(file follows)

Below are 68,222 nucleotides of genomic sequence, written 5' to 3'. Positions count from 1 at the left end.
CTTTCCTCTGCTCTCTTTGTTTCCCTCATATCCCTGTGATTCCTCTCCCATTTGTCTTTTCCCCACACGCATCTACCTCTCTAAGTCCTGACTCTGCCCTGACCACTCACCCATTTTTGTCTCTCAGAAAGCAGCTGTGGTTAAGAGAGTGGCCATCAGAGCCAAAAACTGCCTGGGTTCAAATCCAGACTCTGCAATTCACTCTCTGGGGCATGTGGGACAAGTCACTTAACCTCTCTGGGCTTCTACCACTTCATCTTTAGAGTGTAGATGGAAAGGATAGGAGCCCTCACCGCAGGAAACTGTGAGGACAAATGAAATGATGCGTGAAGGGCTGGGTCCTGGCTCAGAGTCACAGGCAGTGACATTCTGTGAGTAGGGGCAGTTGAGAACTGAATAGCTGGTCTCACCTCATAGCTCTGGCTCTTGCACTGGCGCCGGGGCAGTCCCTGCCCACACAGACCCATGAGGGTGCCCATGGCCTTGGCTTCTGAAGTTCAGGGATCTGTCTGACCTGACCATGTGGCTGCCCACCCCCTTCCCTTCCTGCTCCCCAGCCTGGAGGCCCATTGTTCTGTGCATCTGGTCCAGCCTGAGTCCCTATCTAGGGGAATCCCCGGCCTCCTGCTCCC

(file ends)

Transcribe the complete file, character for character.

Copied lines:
Below are 68,222 nucleotides of genomic sequence, written 5' to 3'. Positions count from 1 at the left end.
CTTTCCTCTGCTCTCTTTGTTTCCCTCATATCCCTGTGATTCCTCTCCCATTTGTCTTTTCCCCACACGCATCTACCTCTCTAAGTCCTGACTCTGCCCTGACCACTCACCCATTTTTGTCTCTCAGAAAGCAGCTGTGGTTAAGAGAGTGGCCATCAGAGCCAAAAACTGCCTGGGTTCAAATCCAGACTCTGCAATTCACTCTCTGGGGCATGTGGGACAAGTCACTTAACCTCTCTGGGCTTCTACCACTTCATCTTTAGAGTGTAGATGGAAAGGATAGGAGCCCTCACCGCAGGAAACTGTGAGGACAAATGAAATGATGCGTGAAGGGCTGGGTCCTGGCTCAGAGTCACAGGCAGTGACATTCTGTGAGTAGGGGCAGTTGAGAACTGAATAGCTGGTCTCACCTCATAGCTCTGGCTCTTGCACTGGCGCCGGGGCAGTCCCTGCCCACACAGACCCATGAGGGTGCCCATGGCCTTGGCTTCTGAAGTTCAGGGATCTGTCTGACCTGACCATGTGGCTGCCCACCCCCTTCCCTTCCTGCTCCCCAGCCTGGAGGCCCATTGTTCTGTGCATCTGGTCCAGCCTGAGTCCCTATCTAGGGGAATCCCCGGCCTCCTGCTCCC